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    If you’re immunocompromised, elderly, pregnant, or otherwise at an increased risk for developing severe COVID-19 symptoms, a COVID-19 diagnosis could severely affect your health. Monoclonal Antibody Treatment is available at Pullman Regional Hospital and hospitals around the country to help manage COVID-19 symptoms for high-risk people. Andrea Howell, Pharmacist at Pullman Regional Hospital, and Dustene Johnston, Director for Pullman Regional Hospital Same-Day Services Department explain how Monoclonal Antibody Treatment works and who is eligible to receive it.


    What is Covid-19 monoclonal antibody treatment?


    Monoclonal antibodies are laboratory-made proteins that mimic the immune system’s ability to fight off harmful pathogens such as bacteria or viruses. COVID-19 monoclonal antibodies are specifically made to fight off SARS-CoV-2 (COVID-19).


    There are two COVID-19 monoclonal antibody treatments authorized by the FDA under an Emergency Use Authorization. These antibodies are indicated to for those who have tested positive with COVID-19 who are at high risk of progressing to severe COVID-19 disease. These antibodies reduce the viral load, and may help avoid hospitalization in patients with a positive COVID-19 diagnosis. The treatment is often given intravenously (IV), but one of them may be given in multiple subcutaneous injections.


    How does it work?


    When we get sick, our body creates antibodies to fight off infection from the disease-causing organisms. Monoclonal antibody treatments are based on these natural antibodies but scientists create them in the lab and make them into a medication. Once in your system, the COVID-19 monoclonal antibodies target the spike protein that sticks out of the coronavirus and causes COVID-19. When the monoclonal antibodies attach to the spike protein, they can block the virus’s ability to enter the cells, and therefore slow down the infection.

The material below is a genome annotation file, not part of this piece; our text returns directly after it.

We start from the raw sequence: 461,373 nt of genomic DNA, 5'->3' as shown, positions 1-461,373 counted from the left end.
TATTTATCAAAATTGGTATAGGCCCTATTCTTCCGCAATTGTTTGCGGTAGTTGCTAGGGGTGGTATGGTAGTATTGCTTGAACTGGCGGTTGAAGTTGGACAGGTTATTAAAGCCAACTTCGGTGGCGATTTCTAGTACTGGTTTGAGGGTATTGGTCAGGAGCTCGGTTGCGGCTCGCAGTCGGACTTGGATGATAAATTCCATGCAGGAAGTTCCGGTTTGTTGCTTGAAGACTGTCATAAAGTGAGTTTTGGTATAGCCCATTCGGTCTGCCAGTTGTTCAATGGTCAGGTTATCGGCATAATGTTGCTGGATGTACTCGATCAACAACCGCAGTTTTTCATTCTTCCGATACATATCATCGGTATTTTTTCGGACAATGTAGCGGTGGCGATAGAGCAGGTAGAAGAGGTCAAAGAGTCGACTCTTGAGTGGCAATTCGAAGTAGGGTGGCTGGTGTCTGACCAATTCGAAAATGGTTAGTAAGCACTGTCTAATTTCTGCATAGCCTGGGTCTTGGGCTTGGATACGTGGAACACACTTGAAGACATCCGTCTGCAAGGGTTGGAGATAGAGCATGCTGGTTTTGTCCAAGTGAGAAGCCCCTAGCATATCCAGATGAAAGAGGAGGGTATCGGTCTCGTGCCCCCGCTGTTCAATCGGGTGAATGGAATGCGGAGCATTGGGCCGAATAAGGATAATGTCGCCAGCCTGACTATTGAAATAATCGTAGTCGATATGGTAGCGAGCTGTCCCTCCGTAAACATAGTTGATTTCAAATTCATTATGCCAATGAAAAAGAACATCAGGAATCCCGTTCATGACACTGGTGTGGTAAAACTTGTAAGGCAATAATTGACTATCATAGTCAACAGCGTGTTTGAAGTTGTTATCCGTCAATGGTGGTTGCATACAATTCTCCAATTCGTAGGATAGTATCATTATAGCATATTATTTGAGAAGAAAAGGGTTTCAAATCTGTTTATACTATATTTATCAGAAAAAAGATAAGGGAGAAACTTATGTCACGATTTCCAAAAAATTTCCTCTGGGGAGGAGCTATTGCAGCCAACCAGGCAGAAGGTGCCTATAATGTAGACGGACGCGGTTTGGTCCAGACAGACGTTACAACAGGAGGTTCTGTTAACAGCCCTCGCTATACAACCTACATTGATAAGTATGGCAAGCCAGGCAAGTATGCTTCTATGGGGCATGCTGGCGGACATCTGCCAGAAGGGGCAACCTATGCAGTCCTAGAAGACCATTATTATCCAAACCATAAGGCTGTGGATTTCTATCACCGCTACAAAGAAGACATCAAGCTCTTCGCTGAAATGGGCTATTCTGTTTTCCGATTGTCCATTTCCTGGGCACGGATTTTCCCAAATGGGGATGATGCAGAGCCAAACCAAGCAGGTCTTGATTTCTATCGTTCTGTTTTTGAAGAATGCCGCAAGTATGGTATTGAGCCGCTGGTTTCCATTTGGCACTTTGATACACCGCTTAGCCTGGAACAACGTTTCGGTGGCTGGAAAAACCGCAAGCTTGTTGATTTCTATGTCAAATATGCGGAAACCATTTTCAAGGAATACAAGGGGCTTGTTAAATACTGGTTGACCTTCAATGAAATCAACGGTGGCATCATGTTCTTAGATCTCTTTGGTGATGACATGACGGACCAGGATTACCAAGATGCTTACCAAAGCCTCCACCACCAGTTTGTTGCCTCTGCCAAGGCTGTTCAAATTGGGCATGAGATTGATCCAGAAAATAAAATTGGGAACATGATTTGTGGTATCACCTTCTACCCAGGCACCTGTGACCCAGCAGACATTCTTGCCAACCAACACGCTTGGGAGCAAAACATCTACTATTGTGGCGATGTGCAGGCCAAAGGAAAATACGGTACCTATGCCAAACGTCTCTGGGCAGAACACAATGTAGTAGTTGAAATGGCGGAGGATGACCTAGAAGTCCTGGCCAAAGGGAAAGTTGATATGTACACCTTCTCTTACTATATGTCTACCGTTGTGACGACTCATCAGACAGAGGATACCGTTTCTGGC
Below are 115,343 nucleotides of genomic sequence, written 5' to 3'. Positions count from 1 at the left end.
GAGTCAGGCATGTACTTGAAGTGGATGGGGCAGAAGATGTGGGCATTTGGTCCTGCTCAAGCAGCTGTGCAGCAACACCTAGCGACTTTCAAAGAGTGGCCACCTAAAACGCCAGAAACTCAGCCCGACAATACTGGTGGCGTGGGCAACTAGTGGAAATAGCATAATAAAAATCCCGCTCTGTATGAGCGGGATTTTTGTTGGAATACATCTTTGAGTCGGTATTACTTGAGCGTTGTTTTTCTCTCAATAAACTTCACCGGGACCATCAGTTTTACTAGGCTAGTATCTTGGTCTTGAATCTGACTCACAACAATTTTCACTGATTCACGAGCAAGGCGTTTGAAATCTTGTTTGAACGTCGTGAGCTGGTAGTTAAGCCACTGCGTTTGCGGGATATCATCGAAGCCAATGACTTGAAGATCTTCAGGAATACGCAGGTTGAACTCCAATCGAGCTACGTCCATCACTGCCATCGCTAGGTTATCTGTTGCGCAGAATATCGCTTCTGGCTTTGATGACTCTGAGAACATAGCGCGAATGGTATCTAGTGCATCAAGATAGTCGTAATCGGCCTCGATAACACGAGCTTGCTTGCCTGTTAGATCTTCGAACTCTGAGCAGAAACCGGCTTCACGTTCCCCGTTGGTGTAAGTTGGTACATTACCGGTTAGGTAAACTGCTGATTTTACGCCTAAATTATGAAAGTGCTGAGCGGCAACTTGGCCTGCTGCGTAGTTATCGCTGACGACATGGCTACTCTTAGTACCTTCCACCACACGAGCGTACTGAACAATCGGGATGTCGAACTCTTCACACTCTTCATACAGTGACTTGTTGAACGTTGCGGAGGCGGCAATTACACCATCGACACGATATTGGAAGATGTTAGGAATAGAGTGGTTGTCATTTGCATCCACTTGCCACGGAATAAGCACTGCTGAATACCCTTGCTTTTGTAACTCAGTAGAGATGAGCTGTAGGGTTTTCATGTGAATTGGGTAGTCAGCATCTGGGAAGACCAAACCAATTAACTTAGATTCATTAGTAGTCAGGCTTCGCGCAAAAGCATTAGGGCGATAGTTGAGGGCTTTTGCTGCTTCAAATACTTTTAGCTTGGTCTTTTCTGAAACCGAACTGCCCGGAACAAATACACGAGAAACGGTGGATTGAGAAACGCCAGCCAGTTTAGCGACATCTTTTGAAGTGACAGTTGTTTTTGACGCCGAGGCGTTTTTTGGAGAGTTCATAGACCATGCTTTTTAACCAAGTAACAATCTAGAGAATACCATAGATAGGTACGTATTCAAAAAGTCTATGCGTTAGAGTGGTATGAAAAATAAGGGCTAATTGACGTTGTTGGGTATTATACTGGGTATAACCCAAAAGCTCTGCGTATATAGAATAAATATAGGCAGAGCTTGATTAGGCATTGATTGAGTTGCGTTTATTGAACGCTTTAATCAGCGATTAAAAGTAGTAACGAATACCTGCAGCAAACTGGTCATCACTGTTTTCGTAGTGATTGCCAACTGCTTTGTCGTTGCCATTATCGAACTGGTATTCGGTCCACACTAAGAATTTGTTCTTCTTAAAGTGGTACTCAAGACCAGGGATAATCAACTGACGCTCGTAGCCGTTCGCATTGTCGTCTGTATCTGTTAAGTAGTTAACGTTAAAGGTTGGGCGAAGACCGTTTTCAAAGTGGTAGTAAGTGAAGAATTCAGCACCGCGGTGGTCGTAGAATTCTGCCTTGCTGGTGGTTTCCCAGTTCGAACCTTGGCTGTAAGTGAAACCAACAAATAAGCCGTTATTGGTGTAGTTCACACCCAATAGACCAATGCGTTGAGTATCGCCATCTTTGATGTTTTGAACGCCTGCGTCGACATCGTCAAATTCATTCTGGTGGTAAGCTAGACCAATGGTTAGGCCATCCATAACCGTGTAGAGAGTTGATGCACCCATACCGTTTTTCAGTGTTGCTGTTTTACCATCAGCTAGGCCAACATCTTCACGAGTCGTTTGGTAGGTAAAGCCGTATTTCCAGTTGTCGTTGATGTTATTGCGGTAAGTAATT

Who is eligible to receive the monoclonal antibody treatment?


    Individuals 12 years old or older who have mild to moderate COVID-19 disease and are at high risk for developing severe COVID-19 are eligible to receive COVID-19 monoclonal antibody treatment. Qualifying criteria for being at risk of developing severe COVID-19 disease include the following:

      1. 65 years of age or older
      2. Obesity or being overweight (BMI > 25, or BMI>85th percentile for age 12-17)
      3. Pregnancy
      4. Chronic kidney disease
      5. Diabetes
      6. Weakened Immune system
      7. Currently on immunosuppressant medication
      8. Cardiovascular disease
      9. Chronic lung disease
      10. Sickle cell disease
      11. Neurodevelopmental disorders
      12. Dependent on Medical Technology such as a feeding tube

    It’s important to note that if the patient has already progressed into severe disease (meaning supplemental oxygen is needed, patient cannot maintain oxygen levels greater than 93%, or patient requires hospitalization) they do not qualify for the treatment. 


    When should someone receive the treatment? 


    The treatment should be administered as early in the disease course as possible and not later than 10 days after diagnosis of COVID-19. Because the treatment is intended to prevent progression of the disease, patients should get it early in their diagnosis, even if they are not feeling too bad yet.  The treatment is administered through an IV over 30 minutes. The patient then remains for an additional 60 minutes for monitoring of potential reactions. In total, the patient is at the hospital for approximately 2-2.5 hours total.    


    Is a provider order required for treatment? 


    Yes, a provider order for monoclonal antibodies is necessary. Please contact your primary care physician if you test positive for COVID-19 and wish to receive monoclonal antibody treatment. Your primary care physician can help decide if monoclonal treatment is right for you. The treatment is available Monday through Friday, each afternoon at Pullman Regional Hospital


    While Monoclonal antibody treatments can help manage symptoms, they do not decrease COVID-19 quarantine or isolation requirements.  Please follow all recommendations from the CDC, Health Department, and your primary provider pertaining to quarantine. Additionally, the CDC recommends that patients do not receive their COVID-19 vaccination for 90 days after the monoclonal antibody treatment, even if they have already received their first dose of Pfizer or Moderna. 


    As always, prevention is the best way to avoid COVID-19: wear a mask, socially distance, and get the coronavirus vaccine. Schedule your vaccine at one of Whitman County’s vaccine clinics.

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